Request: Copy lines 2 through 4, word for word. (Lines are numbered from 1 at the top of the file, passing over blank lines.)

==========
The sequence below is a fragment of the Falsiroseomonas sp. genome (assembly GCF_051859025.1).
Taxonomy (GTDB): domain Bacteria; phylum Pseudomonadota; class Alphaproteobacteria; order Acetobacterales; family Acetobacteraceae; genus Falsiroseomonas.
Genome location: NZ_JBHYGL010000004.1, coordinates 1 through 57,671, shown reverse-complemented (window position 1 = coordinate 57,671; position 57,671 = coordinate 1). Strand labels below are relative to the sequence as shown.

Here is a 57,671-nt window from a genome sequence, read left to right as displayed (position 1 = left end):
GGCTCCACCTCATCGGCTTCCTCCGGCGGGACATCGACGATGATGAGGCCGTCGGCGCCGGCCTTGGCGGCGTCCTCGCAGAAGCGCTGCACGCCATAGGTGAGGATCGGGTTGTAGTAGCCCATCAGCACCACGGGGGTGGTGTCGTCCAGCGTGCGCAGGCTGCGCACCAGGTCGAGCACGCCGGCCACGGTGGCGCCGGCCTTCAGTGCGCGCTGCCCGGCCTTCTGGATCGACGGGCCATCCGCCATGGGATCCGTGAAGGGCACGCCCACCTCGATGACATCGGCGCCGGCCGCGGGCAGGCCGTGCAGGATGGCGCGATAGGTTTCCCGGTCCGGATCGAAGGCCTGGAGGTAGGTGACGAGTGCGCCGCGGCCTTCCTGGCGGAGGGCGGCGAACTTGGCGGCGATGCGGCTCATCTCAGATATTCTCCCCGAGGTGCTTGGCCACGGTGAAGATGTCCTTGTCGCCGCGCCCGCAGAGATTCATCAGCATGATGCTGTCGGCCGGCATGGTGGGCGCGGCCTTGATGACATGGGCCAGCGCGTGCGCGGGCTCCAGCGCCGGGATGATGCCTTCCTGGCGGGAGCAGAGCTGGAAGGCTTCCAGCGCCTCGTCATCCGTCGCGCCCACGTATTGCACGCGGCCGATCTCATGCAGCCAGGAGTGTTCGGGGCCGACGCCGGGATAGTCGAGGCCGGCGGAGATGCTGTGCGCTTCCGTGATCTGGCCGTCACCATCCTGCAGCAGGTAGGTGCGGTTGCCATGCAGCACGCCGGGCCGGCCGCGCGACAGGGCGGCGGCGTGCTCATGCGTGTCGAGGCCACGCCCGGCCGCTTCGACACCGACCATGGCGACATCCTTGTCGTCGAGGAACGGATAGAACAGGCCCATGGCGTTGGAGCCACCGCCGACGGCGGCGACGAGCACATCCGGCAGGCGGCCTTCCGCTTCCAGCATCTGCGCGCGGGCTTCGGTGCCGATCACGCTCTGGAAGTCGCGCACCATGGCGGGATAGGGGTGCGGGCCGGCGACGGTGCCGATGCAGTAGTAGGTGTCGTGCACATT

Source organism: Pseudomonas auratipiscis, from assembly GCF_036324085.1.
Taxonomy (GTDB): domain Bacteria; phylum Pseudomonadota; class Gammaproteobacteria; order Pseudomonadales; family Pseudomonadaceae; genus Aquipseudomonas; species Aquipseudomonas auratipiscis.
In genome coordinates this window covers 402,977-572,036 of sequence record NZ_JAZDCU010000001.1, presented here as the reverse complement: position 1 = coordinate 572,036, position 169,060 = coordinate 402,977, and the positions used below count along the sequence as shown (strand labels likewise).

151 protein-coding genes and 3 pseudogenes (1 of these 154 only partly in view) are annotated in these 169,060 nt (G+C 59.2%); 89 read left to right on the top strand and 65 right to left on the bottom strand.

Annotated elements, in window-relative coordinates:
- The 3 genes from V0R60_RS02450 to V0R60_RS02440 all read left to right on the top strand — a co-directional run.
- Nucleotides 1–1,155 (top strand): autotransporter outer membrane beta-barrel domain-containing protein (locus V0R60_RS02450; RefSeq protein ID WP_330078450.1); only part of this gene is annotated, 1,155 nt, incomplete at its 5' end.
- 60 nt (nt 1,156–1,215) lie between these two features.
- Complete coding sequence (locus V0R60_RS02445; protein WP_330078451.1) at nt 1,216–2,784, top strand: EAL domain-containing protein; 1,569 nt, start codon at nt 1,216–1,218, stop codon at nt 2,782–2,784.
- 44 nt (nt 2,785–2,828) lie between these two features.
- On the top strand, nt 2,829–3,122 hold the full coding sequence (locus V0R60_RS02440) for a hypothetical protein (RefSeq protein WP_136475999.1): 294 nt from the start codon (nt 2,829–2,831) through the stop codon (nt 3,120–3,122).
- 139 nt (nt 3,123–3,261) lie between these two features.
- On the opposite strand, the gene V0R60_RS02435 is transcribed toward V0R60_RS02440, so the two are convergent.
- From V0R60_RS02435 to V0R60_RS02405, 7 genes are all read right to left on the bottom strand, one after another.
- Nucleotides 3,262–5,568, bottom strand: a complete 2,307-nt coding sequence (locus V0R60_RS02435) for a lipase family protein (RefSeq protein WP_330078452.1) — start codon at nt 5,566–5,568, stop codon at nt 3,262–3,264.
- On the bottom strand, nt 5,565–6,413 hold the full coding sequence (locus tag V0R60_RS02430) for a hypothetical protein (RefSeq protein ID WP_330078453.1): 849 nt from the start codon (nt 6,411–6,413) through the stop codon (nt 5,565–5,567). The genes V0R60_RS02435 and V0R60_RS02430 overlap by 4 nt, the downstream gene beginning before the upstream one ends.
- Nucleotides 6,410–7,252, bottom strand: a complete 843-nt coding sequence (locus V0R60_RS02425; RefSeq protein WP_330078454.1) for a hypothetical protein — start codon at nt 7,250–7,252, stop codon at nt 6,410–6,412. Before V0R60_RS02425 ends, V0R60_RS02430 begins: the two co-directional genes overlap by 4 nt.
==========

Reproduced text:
Taxonomy (GTDB): domain Bacteria; phylum Pseudomonadota; class Alphaproteobacteria; order Acetobacterales; family Acetobacteraceae; genus Falsiroseomonas.
Genome location: NZ_JBHYGL010000004.1, coordinates 1 through 57,671, shown reverse-complemented (window position 1 = coordinate 57,671; position 57,671 = coordinate 1). Strand labels below are relative to the sequence as shown.

Here is a 57,671-nt window from a genome sequence, read left to right as displayed (position 1 = left end):